If we trust in Him, God is capable of sustaining us, despite our suffering.  God’s justice, however, plays out on a grand scale, against the backdrop of eternity.  We may not see justice done in our lifetime.  The Jeffrey Epsteins of this world may triumph for awhile.  But, in the long run, they do not escape justice (Gal. 6: 7).

Knowing these things about God, we can fully place our trust in Him.

Continue reading

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God’s Relationship to Abuse – Fate and Justice, Part 1

We abuse victims often rage at God for our circumstances.  Given the pain we endured, that is only natural.  Is it, however, appropriate?  Is God responsible for fate and justice, by inference, for innocent suffering?

Blind Fate

“The Three Fates” by Alexander Rothaug (c. 1910), Currier Museum of Art, Manchester, NH (PD)

The Fates are a common feature in polytheism.  They are often depicted as a group of mythological goddesses weaving the destiny of mortals on a loom.  The ancient Greeks called them the Moirai.  The Norse called them the Norns.  They controlled the thread of life for every mortal from birth to death.

A belief in fate or blind chance can give rise to resignation, a stoic submission to events which largely removes free will from the equation.  This is a way of coping with the gross injustice of abuse.  It eases the pain, but reinforces a hopeless victim mentality.

What such a belief does not do is place responsibility where it truly belongs, i.e. on the predator.  That can be appealing, since we need not confront the excruciating truth that we were not loved as we deserved. Continue reading

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Another Wolf in Sheep’s Clothing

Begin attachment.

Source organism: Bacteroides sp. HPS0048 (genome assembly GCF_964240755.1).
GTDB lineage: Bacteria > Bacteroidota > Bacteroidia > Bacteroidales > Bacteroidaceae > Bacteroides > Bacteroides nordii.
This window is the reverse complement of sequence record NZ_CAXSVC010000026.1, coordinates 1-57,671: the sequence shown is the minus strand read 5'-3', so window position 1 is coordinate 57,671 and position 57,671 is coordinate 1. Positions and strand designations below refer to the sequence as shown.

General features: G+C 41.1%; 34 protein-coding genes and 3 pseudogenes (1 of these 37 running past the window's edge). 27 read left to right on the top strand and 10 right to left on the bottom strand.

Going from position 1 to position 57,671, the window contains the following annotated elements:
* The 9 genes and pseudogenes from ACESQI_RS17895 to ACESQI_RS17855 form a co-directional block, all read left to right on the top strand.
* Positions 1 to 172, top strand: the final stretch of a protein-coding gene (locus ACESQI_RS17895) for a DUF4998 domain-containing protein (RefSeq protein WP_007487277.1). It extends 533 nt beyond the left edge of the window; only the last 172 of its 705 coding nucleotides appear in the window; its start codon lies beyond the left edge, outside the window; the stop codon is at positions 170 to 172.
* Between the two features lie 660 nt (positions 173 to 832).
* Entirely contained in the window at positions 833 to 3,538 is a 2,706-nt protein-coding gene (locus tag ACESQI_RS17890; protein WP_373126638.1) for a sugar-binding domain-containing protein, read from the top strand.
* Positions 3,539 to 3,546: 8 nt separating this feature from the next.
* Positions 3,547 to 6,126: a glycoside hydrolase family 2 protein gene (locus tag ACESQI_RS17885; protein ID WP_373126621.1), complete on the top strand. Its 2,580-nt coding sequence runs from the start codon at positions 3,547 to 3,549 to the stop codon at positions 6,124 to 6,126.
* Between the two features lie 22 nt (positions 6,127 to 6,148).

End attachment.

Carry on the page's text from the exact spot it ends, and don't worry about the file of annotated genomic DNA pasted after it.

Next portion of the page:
Cartoons: Wolves in priests clothing | Cartoons | standard.net

Courtesy of Standard-Examiner, https://www.standard.net/opinion/cartoons/cartoons-wolves-in-priests-clothing/article_5ab23648-a66a-5f8d-a162-bb6108eb6722.html

From his photo, Fr. Robert McWilliams, 40, would appear jovial and harmless.  Nothing could be further from the truth.

The Ohio priest has been indicted for child pornography, child exploitation, and juvenile sex trafficking [1].  McWilliams had been on administrative leave following a 2019 arrest for possession of child pornography.

McWilliams posed as a woman on social media to entice young boys into providing explicit photos/videos of themselves.  He then threatened to share the embarrassing material with their family and friends, if victims did not provide him additional material.

Some of McWilliams’ victims were known to him from his work as a parish priest.

Cleveland’s Bishop Nelson Perez has expressed the willingness of the Diocese to cooperate with law enforcement.

Beware of false prophets, who come to you in sheep’s clothing, but inwardly they are ravenous wolves” (Matt. 7; 15).

[1]  CNN, “Ohio priest indicted on charges of child pornography and juvenile sex trafficking, US attorney says” by Rob Frehse, 7/3/20, https://www.cnn.com/2020/07/03/us/ohio-priest-child-pornography-sex-trafficking-indictment/index.html.

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Domestic Violence in Japan

Neon signs in Kabukicho, a “red light” district in Shinjuko, Tokyo, Author Basile Morin (CC BY-SA 4.0 International)

Domestic violence is not solely a Western phenomenon.  As of June 2017, there were 72,455 cases reported in Japan [1A].  That set a new record.  However, only 2.2% of the victims of spousal abuse there actually contact police.

A Private Matter

Japanese law does allow courts to issue restraining orders [2].  However, domestic violence is largely viewed as a private matter.

In one survey, 58.2% of the 650 victims injured did not feel their problem warranted police help [1B].  Another 34.3% did not seek police intervention because they believed themselves partly at fault, while 22.3% felt police intervention would be pointless.  Many did not recognize that they had been victimized. Continue reading